We’re not just about spreading the wealth — we’re all about spreading friendship, too. That’s why we make it easy for lenders and entrepreneurs to communicate directly with each other throughout the duration of their loans and beyond. Scroll down to see ambition in action!
well I am happy to join Zidisha Inc. I present many thanks to the person who introduced me to this community of zidisha. my project was funded less then two week time and I manage to buy few items to boost my business. the items such as zippers, sewing threads, and some Gitenges. these items has increased my income that helped me to pay our residential house. I also introduced Zidisha to my best friends and Am waiting if they make up their minds to join I can be able to send them to zidisha team for processing the necessary of membership to zidisha family.
In the photo is my life partner who runs the business
I thank God for the love she gives me withing the family
Thank you very much Zidisha and all lenders fraternity for the support I am receiving. My life and my business is in a better part and is improving each an every time. The only challenge I had was that we lost one of our own well known Kalenjin musician Junior Kotestes who in 2014 lead the country in winning, Kenya Music Copyright A ward. We as the Kalenjin musician had to travel to his birth place in Abosi Transmara to give him the last respect. As Iam writting this mail I have now come to Nairobi where full Internet reign the place. tomorrow 4th March will be the day I will be making my Zidisha payment.
I have added a photo of my peanut butter grinding machine, You can see how the peanut is being grinded into butter. I will be posting more photos while am at work.
Thank you once more and God bless you as I waiting for you Generous lenders to fund me.
With the initial loan of Ksh 3,534, I bough six classroom desks and the children are now happy learning in clean benches/chairs. The purchase of new desks has increased students morale and encouraged parents to be more responsible in paying the school fee on time which has helped to raise enough money to pay teachers salary for the month of February, 2015. Our earning have increased by 15% over the month of February. The increased earning have been used to pay teachers and buy chalk for use in the classrooms.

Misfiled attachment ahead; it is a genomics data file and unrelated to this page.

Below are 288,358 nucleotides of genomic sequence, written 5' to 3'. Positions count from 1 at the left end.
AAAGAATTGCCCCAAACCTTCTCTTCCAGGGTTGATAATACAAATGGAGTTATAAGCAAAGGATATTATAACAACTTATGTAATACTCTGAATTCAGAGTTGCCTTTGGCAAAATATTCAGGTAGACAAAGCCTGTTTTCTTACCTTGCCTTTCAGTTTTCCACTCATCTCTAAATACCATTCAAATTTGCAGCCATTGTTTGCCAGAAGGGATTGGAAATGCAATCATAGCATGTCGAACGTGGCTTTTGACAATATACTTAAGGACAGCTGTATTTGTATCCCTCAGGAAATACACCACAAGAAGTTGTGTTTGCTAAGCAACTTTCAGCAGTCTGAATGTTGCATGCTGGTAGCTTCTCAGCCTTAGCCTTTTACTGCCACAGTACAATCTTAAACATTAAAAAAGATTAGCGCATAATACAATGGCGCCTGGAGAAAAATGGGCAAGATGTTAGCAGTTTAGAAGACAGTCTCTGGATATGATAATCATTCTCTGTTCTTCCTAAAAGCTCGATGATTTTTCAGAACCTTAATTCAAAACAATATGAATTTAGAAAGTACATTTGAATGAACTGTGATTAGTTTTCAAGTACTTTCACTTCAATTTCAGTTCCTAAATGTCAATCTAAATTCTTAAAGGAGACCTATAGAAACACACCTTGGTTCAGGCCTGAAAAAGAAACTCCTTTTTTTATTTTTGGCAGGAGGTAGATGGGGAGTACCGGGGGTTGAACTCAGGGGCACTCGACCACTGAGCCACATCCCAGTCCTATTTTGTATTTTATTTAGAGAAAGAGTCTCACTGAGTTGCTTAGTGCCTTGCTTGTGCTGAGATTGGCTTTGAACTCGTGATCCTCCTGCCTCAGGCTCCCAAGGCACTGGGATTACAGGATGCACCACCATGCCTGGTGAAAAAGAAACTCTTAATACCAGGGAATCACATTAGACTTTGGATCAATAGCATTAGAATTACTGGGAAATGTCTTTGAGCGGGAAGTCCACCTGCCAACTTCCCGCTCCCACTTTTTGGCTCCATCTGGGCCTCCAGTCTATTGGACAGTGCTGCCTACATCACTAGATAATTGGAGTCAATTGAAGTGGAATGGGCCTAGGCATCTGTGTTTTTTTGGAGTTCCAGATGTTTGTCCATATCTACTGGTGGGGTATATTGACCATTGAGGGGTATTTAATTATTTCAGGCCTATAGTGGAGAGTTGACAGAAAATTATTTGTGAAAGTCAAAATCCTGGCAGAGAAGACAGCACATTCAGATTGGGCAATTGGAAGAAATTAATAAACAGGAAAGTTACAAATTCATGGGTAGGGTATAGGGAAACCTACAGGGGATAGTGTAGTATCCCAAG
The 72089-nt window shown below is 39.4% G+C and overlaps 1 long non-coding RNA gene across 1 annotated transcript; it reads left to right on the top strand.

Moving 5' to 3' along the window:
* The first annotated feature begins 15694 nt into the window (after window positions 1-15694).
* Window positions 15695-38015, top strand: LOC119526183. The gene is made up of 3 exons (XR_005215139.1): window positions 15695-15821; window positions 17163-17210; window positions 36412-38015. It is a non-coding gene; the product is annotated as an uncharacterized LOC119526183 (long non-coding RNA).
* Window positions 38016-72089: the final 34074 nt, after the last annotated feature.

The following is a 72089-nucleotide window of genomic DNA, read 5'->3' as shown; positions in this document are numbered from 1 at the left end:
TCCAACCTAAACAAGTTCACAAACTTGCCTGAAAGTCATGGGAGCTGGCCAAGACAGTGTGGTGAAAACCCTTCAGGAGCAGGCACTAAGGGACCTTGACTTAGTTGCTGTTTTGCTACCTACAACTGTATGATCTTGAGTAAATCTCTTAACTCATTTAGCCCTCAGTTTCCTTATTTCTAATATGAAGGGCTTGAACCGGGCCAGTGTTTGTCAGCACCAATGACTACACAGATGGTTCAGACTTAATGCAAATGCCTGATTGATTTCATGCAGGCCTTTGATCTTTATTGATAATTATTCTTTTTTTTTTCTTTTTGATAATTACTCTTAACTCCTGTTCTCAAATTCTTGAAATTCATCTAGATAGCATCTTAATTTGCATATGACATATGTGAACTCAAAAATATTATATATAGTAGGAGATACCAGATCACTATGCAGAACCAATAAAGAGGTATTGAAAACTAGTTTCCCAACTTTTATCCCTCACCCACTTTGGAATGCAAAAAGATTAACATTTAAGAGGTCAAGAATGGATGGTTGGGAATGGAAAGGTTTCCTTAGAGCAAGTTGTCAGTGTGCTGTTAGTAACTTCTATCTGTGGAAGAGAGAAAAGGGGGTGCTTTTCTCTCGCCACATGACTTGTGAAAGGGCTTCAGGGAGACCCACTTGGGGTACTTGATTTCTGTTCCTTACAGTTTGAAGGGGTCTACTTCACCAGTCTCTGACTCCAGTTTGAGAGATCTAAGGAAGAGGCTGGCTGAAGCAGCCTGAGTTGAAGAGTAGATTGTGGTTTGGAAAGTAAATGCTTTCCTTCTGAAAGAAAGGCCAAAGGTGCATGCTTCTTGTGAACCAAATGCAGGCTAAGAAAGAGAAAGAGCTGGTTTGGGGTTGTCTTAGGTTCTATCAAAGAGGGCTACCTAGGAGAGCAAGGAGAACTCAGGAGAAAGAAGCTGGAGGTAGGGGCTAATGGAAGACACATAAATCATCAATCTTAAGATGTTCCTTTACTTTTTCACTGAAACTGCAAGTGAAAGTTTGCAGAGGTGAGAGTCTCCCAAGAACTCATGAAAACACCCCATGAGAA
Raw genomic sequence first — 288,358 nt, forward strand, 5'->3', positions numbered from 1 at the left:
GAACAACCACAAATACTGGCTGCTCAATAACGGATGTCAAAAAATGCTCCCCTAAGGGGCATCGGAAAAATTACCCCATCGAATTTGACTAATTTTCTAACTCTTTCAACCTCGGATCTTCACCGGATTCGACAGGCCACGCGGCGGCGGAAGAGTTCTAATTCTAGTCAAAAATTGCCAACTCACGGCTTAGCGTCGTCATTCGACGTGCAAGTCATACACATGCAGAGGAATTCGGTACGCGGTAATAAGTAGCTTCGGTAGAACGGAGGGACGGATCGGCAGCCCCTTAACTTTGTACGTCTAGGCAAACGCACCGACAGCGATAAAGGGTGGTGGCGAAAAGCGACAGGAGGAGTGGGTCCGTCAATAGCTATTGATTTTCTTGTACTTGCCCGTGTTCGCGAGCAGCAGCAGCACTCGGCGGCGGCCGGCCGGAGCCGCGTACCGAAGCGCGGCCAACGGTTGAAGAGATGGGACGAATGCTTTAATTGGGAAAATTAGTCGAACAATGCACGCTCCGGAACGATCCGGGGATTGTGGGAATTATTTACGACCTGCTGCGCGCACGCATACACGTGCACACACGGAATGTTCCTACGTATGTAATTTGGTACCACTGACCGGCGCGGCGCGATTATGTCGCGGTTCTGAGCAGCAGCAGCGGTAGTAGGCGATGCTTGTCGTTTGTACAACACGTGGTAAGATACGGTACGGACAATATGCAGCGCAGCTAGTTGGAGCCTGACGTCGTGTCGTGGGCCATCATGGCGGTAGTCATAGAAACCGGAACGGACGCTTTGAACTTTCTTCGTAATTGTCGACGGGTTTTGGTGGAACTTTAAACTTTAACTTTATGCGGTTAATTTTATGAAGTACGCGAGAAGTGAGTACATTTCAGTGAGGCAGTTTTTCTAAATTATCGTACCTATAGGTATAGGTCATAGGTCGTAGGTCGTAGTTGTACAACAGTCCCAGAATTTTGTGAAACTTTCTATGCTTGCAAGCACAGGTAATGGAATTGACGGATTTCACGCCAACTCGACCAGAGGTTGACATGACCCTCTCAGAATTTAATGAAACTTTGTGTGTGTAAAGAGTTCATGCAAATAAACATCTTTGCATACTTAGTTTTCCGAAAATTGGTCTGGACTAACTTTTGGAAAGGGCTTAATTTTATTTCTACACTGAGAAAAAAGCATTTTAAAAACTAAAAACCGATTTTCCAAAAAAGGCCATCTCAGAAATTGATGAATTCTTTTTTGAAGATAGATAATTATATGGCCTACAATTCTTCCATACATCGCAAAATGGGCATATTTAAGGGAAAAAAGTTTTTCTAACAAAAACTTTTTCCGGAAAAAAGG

My eldest daughter has joined Grade 4 this year and she is happy to be able to learn sitting in a comfortable desk (bought with the loan fund) in the classroom.
i have enrolled myself to a video Editing class,i want to have the knowledge of video editing so as in future i open up a studio,am finding it interested and am enjoying my classes,the teaching lessons will go for 3 months.New fridge for my milk shop
I spent the day in Tema last week, about an hour outside of Accra, and was fortunate to meet Benjamin first thing – I was grateful for his help navigating around the city!
Ben uses his Zidisha loans to support his wife’s work in fashion and design. Serwah worked as a secretary when she met Ben and started her family, but the work environment was stressful – she was overworked and frequently clashed with overbearing superiors. She had worked with beads as a hobby for 4-5 years already, so after quitting her job eight years ago she went into beading and sewing full time.
Since then, Serwah’s business has exploded. She had to make a last minute run to Accra on the day I visited and I get the idea that busyness and traveling is normal for this family. Serwah travels often to trade shows – she will be in Gambia next week. Everything is manufactured at their home by Serwah herself, 4 permanent staff, 5-8 temporary staff, and apprentices. It’s not just beads, either: while looking through the workshop and everything in production, it was impossible to think up something Serwah hadn’t tried her hand at: jewelry and bags, ipad cases and wallets, beaded gloves and headwear for weddings, sandals, broaches… you get the idea.
Ben’s a busy man, himself. He freelances as a graphic designer and creates labels and packaging for his wife’s designs, is a pastor and community leader at church, teaches at bible colleges, travels regularly for mission work, and just finished a doctoral degree. And this is all in addition to caring for their three children, aged 6, 8, and 13.
I wondered how Serwah’s work had changed the family dynamic, expecting that it might have caused some tension at first, but Ben asserts otherwise. Since quitting her job and following her passion, Ben says she and the family are much happier. She is much less stressed, her work is rewarding, and she is in control of her own time.
Ben and Serwah have used Zidisha loans to help buy materials to boost stock and are very thankful for the support they have received. They hope that as they grow their relationship with lenders and the Zidisha community, they can also expand the business further – allowing for new designs and increased production to meet a high demand. I bought some gifts for friends and family and hope to go back soon.
Ben – thank you so much for taking the time to speak with me and help me around Tema. I look forward to coming back!
Iapologize for not updating you my progress since last year.Actualy i'm doing well with my business,my cow had gave birth to a bull calf which is also in good health.Through you're support,i have manage to complete my course as Plant Operator whereby i can operate Grader very wel.In additional my twince boys had join primary shool.Lenders,you have positively changed my life and my family as wel. Thanks keep doing good to the needy people.
Persiapan pembuatan alat tangkap ikan tradisional ( Bubu )Bamboo for making fish traps